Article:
Yes, I'm always nervous about the outcome of any election that I'm invested in and I get a bit more stressed when it's a national one. I was very anxious the entire day four years ago when I knew Obama had it in the bag in 2008. This time it's a
October 25, 2012

Yes, I'm always nervous about the outcome of any election that I'm invested in and I get a bit more stressed when it's a national one. I was very anxious the entire day four years ago when I knew Obama had it in the bag in 2008. This time it's a lot closer. Fox has created its own political reality as I've been writing about and Romney is following right along. it's never been more evident since the third and finale debate took place on Monday.

Jonathan Chait:

In recent days, the vibe emanating from Mitt Romney’s campaign has grown downright giddy. Despite a lack of any evident positive momentum over the last week — indeed, in the face of a slight decline from its post-Denver high — the Romney camp is suddenly bursting with talk that it will not only win butwin handily. (“We’re going to win,” said one of the former Massachusetts governor’s closest advisers. “Seriously, 305 electoral votes.”)This is a bluff. Romney is carefully attempting to project an atmosphere of momentum, in the hopes of winning positive media coverage and, thus, creating a self-fulfilling prophecy.

Fox News is beating this drum loudly also. See, we've seen this many times before. Karl Rove is the master at playing this garbageand he's continuing the trend.

Karl Rove employed exactly this strategy in 2000. As we now know, the race was excruciatingly close, and Al Gore won the national vote by half a percentage point. But at the time, Bush projected a jaunty air of confidence. Rove publicly predicted Bush would win 320 electoral votes. Bush even spent the final days stumping in California, supposedly because he was so sure of victory he wanted an icing-on-the-cake win in a deep blue state. Campaign reporters generally fell for Bush’s spin, portraying him as riding the winds of momentum and likewise presenting Al Gore as desperate.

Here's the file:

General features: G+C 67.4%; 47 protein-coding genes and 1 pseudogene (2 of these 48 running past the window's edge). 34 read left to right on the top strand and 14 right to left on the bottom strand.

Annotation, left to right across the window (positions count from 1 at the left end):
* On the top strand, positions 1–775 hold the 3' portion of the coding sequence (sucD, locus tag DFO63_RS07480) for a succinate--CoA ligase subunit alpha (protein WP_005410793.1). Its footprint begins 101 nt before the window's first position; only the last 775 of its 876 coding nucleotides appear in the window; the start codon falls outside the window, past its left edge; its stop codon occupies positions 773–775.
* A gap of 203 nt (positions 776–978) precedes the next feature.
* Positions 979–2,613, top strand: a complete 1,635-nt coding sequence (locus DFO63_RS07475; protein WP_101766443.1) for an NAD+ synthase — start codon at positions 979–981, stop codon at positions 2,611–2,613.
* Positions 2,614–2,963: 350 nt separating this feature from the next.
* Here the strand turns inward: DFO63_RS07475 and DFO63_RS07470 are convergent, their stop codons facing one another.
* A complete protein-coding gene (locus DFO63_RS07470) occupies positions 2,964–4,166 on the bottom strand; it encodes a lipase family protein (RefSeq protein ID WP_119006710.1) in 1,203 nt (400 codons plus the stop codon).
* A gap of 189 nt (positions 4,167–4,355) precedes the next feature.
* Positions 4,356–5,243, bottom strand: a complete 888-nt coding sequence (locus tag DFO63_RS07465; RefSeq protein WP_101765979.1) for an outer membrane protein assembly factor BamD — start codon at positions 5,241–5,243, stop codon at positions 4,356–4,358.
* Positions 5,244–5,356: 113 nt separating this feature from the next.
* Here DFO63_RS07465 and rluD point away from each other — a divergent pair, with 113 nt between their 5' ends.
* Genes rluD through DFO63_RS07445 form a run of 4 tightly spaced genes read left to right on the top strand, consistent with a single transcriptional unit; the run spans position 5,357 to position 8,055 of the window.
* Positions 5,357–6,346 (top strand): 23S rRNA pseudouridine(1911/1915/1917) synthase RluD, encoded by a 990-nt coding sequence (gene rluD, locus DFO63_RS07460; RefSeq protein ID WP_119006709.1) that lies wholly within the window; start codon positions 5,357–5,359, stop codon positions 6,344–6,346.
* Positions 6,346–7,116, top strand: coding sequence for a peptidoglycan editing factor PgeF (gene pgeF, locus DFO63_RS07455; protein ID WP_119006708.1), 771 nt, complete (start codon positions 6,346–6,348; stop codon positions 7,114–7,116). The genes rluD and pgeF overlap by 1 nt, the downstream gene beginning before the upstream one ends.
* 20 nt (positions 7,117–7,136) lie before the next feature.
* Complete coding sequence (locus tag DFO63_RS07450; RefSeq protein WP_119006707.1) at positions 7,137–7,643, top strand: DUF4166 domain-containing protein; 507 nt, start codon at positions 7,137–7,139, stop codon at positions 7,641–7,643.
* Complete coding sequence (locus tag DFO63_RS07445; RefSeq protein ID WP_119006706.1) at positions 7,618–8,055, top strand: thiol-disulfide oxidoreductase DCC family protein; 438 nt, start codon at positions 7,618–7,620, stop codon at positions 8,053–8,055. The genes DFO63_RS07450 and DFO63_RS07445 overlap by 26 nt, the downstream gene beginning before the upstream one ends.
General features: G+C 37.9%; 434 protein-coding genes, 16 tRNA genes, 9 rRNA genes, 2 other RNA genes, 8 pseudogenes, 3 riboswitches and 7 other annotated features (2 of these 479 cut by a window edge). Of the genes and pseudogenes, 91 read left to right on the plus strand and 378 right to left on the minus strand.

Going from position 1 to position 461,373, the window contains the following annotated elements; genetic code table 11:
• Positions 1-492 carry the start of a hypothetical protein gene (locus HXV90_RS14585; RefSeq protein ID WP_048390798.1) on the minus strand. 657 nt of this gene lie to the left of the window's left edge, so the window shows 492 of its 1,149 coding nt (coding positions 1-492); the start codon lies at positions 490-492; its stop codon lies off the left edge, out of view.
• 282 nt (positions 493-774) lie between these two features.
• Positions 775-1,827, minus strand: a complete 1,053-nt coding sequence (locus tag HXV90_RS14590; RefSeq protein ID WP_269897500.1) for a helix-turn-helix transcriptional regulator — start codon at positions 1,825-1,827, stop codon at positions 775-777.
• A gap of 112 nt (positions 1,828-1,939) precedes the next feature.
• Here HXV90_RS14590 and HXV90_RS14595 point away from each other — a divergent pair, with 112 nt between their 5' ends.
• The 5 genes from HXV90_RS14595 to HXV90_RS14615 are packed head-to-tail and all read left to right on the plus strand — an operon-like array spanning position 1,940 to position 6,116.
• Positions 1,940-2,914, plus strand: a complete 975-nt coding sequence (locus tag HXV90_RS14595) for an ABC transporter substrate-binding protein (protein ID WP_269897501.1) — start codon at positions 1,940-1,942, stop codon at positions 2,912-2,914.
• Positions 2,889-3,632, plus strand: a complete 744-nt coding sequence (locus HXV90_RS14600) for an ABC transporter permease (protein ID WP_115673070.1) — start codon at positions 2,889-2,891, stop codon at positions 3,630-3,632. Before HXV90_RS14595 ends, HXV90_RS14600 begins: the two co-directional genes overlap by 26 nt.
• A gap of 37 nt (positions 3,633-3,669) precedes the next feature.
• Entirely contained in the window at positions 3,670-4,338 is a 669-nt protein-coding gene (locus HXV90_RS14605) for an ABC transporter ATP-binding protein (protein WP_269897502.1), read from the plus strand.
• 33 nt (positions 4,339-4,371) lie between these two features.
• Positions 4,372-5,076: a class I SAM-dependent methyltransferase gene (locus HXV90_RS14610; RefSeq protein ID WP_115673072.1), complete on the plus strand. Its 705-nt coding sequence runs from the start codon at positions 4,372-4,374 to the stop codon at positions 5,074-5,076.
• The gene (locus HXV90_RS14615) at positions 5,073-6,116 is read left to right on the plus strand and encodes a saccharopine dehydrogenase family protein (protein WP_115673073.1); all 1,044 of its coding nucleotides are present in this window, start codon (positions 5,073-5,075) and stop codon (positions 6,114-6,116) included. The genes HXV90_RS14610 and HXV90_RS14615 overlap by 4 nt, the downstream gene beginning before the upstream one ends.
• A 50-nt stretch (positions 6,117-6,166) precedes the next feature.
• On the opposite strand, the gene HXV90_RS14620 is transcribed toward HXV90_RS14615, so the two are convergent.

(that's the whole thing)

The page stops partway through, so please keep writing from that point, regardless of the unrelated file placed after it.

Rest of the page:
Unfortunately it worked so now it's a staple of their play book.

Obama’s lead is narrow — narrow enough that the polling might well be wrong and Romney could win. But he is leading, his lead is not declining, and the widespread perception that Romney is pulling ahead is Romney’s campaign suckering the press corps with a confidence game.

Digby writes:

So, I'm hearing this morning that despite the fact that President Obama cleearly won last night's foreign policy debate, he actually lost...

That's all you hear on FOX, but it's much subtler on other cable news channels. They say that since Mitt memorized some talking points he passed the commander in chief test.

Michael Tomasky writes about this in his piece this morning:

Today may be the most important single day of the campaign. Obama won the debate. Everyone this side of Charles Krauthammer agrees that Romney was general and platitudinous and not that engaged. That makes two out of three. You might think that would mean momentum. And yet the conventional wisdom is congealing right now—it is hardening this morning, minute by minute—that Romney is going to win the election.

From Playbook, which distills the c.w.: President Obama won last night’s foreign-policy debate on substance, in snap polls and with the pundits, but Mitt Romney did well enough that for the first time in six years, Romney folks emailed, “We’re going to win.”
In reality, Obama is the favorite. The state maps still make him so.

Digby then continues:

Conservatives know all this. But they’re constructing an opposite reality. This is at the heart of everything going on right now, I think. It’s what they can do that liberals can’t really do. They've always done it. “Romney is going to win” in 2012 isn’t so different from “We’ll be hailed as liberators” in 2003. They say something and try to make it so, and the media go for it time and time again.
And... they are.

This is the right's great advantage. They have their own media, (which the Democrats stupidly validate every chance they get) and they have a boatload of professional spinmeisters ready to instantly hit the talking points. They have been at this for a very long time and they are probably better at doing it than anything else --- especially governing.

To me, it was clear that Obama won the debate. He was much more fluent on the issues, and obviously truly engaged. This is what he cares about. Indeed, everyone should remember that until the fall of 2008, domestic issues weren't at the top of the list and Obama made his bones on his foreign policy promise. The country was looking for someone who would get us out of the stinking mess Bush's bellicose neocons had created.

Conservatives are trying to condition the media to report that Romney is killing it now and help pump undecideds to vote for Mittens. The con never sleeps in tea party land.

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